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Get filesystem access using an ephemeral container in kubernetes

Sometimes you need to access a containers filesystem but the container itself is eventually distroless or does not offer any shell. Here's how to access the filesystem anyway using ephemeral containers!

Daniel Nachtrub
Daniel Nachtrub

Kubernetes has a feature called ephemeral containers since 1.25 in stable state. Ephemeral containers are - as the name states - temporary containers that might be attached to existing pods.

Why ephemeral containers are awesome

Ephemeral containers help to attach a container to an already running pod. The typical use case for this might be that you are a software engineer and need to diagnose an issue on a running instance that cannot be restarted (because this might result in loss of the errorneous state of the application).

Ephemeral containers allow you to attach an additional container with a specified image to the same process namespace as another container in a given pod.

Being attached to the namespace allows you to interact with the applications and perform for example a memory dump or even attach a debugger to the running app.

But how to access the filesystem?

When you are running a given container you might not neccessarily need to interact with the processes itself but you might want to interact with files within such a container. A rather simple example is that if you need to extract some files from a container that is built distroless or has just no tar installed (which is required for kubectl cp), an ephemeral container comes in handy.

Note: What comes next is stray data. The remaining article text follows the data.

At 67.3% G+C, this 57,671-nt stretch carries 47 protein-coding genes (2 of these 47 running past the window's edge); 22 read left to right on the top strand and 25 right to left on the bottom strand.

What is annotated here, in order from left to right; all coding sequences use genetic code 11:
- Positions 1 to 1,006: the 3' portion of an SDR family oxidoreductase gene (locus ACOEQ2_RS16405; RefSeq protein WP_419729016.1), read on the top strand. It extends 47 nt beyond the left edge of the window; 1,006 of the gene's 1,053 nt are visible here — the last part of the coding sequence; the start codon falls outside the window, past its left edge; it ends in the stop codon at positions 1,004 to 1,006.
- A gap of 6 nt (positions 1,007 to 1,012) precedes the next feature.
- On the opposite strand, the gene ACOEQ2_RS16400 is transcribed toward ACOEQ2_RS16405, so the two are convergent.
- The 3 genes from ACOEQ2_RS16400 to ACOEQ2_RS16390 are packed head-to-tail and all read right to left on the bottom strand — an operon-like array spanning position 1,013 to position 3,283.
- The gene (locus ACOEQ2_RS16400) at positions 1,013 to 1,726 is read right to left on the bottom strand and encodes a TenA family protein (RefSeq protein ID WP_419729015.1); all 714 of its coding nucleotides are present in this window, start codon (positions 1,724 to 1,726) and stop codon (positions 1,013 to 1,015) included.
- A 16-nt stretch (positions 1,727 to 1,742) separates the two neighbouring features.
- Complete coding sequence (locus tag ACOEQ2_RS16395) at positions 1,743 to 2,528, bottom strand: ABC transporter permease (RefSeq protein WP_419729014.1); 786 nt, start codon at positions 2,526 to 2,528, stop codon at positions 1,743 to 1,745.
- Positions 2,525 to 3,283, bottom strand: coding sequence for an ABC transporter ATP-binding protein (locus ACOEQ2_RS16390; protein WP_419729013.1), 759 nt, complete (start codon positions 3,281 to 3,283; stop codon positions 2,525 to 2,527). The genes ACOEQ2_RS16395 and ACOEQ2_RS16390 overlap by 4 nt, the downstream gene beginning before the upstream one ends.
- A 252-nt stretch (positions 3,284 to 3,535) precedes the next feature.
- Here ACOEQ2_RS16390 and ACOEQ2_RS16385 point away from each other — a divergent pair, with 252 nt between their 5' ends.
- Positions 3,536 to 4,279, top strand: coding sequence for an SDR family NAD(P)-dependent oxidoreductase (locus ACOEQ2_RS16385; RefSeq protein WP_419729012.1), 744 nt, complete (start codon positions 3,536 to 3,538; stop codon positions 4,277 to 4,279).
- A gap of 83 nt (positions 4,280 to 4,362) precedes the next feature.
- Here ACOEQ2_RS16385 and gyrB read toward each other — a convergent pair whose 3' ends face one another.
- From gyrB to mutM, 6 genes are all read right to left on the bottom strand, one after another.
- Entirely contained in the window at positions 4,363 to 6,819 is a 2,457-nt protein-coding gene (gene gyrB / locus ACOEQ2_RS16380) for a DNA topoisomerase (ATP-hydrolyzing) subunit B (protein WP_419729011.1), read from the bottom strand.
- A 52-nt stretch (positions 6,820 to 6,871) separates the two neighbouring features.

Luckily there's a way to achieve this.

  1. Add an ephemeral container to the pod and container you want to access
  2. Switch to the uid that matches the uid running inside the target container
  3. Traverse to the target container via /proc/<id>/root

As a sequence of command it looks like

# enter ephemeral container
kubectl debug app-to-debug --target=app --image=ubuntu:latest -it --tty=true -- bash

# make sure target user has a shell
# in this case we want to switch to www-data
usermod -s /bin/bash www-data
su www-data

# navigate to the target
cd /proc/1/root
access container filesystem

Now you can access the target filesystem as the same user that is running the target container.

In one of my next posts I will describe another approach that allows you to access and modify contents of the volumes of a container you might want to debug.


Daniel Nachtrub

Kind of likes computers. Linux foundation certified: LFCS / CKA / CKAD / CKS. Microsoft certified: Cybersecurity Architect Expert & Azure Solutions Architect Expert.